Editor's Note: The Secret of Their Success

Published in the October/November 2011 issue.

Pacific Northwest Ballet soloist Lindsi Dec. Photo by Nathan Sayers.

College never used to be an option for ballet dancers. They entered companies in their teens and performed until injury or retirement forced them to reconsider their education. Now dancers often pursue a degree and a career at the same time. It means greater control over their choices, and a deeper, richer approach to their dance lives.

Pointe’s October/November issue features our annual Higher Ed Guide, a comprehensive list of college programs that offer ballet training. There are more than a hundred to consider. To help readers weigh what works best for their goals, Pointe columnist Amy Brandt (also a member of The Suzanne Farrell Ballet and a part-time student at Marymount Manhattan College) interviewed three dancers in “Paving Their Way.” Each has taken a different route to a degree. They share the ups and downs of balancing their dance and academic lives, and offer eye-opening stories of what is possible for a determined dancer to accomplish.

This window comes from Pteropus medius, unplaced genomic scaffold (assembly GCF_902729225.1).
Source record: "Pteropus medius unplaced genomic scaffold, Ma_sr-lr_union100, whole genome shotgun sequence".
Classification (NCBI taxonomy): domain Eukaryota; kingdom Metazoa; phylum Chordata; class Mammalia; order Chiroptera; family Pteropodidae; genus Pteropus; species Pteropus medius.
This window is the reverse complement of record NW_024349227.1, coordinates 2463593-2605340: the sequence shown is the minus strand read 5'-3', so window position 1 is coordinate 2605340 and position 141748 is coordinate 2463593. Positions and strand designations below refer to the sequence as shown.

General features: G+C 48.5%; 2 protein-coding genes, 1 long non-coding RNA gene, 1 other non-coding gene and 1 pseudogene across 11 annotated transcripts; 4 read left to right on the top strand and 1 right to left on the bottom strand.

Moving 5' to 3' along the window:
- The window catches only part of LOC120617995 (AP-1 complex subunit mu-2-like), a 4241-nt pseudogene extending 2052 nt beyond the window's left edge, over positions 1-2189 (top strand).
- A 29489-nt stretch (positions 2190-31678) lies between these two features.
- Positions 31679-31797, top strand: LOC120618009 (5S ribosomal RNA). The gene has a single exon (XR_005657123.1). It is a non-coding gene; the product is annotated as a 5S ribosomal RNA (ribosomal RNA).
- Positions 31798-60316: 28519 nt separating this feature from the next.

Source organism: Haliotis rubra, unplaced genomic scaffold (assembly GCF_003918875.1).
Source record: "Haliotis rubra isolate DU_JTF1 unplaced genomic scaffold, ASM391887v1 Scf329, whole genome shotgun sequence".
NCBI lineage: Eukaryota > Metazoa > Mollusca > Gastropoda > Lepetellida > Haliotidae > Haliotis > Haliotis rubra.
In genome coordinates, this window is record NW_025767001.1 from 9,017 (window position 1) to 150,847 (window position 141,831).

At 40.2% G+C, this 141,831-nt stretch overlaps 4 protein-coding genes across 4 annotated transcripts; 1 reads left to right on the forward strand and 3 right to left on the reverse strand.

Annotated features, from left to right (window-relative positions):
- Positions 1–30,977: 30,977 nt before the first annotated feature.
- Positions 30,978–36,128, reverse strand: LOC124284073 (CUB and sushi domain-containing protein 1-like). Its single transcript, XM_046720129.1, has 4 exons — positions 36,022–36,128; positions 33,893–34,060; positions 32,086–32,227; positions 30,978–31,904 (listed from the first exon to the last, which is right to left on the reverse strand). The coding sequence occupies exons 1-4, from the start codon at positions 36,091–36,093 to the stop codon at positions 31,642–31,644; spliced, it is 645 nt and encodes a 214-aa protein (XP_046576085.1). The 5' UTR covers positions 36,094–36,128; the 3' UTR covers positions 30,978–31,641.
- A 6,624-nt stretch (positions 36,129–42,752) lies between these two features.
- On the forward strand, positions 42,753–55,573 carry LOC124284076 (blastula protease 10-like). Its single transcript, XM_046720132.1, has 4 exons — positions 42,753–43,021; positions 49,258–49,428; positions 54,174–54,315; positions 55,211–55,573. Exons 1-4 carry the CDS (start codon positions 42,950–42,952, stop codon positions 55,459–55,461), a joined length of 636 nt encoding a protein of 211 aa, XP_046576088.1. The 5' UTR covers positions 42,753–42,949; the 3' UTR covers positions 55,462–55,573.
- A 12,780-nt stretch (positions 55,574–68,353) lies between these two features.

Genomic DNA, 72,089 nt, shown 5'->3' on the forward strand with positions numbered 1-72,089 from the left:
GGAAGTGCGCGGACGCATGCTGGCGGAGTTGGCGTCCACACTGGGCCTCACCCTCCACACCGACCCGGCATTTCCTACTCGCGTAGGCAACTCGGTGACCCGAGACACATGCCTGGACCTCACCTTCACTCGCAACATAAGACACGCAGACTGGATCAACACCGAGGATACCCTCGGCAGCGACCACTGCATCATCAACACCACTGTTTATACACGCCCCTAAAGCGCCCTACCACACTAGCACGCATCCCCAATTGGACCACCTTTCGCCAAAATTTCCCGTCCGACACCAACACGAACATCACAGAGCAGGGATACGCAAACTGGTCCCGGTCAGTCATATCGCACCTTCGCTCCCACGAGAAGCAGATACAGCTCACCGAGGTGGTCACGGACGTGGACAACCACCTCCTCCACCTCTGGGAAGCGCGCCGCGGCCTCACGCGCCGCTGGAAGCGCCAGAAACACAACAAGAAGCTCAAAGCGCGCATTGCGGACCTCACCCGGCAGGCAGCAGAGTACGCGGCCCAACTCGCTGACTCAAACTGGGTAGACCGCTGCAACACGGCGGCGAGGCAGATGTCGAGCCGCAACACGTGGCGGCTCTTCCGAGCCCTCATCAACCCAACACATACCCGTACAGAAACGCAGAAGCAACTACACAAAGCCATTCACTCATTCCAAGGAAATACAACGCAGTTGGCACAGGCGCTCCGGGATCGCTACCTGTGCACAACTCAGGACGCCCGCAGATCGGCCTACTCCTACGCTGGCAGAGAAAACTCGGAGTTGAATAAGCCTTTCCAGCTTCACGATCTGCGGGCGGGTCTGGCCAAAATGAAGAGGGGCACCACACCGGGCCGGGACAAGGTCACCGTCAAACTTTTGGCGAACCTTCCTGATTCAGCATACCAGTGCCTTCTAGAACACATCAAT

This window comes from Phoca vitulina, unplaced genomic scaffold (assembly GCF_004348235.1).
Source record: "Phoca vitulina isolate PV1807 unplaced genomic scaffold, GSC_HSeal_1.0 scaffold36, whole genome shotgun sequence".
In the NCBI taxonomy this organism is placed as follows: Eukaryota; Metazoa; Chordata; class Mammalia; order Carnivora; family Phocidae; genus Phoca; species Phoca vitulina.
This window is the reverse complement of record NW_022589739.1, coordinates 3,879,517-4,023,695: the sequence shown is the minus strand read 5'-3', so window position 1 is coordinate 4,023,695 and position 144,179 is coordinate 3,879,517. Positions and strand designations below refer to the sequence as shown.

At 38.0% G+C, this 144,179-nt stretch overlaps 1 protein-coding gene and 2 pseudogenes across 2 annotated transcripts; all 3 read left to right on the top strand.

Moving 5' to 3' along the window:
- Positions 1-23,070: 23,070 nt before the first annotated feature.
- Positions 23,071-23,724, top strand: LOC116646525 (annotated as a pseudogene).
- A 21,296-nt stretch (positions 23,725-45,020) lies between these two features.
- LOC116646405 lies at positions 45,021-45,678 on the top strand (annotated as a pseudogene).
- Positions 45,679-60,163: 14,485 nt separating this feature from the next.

Cover girl Lindsi Dec nearly enrolled at New York University when she got a scholarship, but she decided to defer when she was also accepted in Pacific Northwest Ballet School’s professional division. Despite technical hurdles, she entered the company’s corps, and with her trademark blend of focus and humor, earned a promotion to soloist. An artist with a passion for stretching her limits, she has continued to seek new challenges, the latest being Myrtha in Peter Boal’s much-heralded reconstruction of Giselle. Read how this consummate bravura dancer has reshaped herself to a Romantic ideal in “Seizing Her Moment.”

Artistry is an ongoing quest for all true ballerinas, as Gillian Murphy knows well. She has shared her process for mastering a role in “Known by Heart,” her first essay for Pointe. Her frank—and inspiring—step-by-step advice offers insights for dancers and admirers alike. Her approach resonates to every aspect of learning: Being successful means preparing—thoughtfully, carefully, diligently—for all the stages you will go through.


Lindsi Dec: Getting a Degree, Too
“I’m about to start my third year of college through PNB’s Second Stage program. We have a joint collaboration with Seattle University, and they bring the teachers over to PNB. It can go from 7 to 9:30 at night after we have a full day of work. It’s very intense. But I’m excited about starting back up again in September.”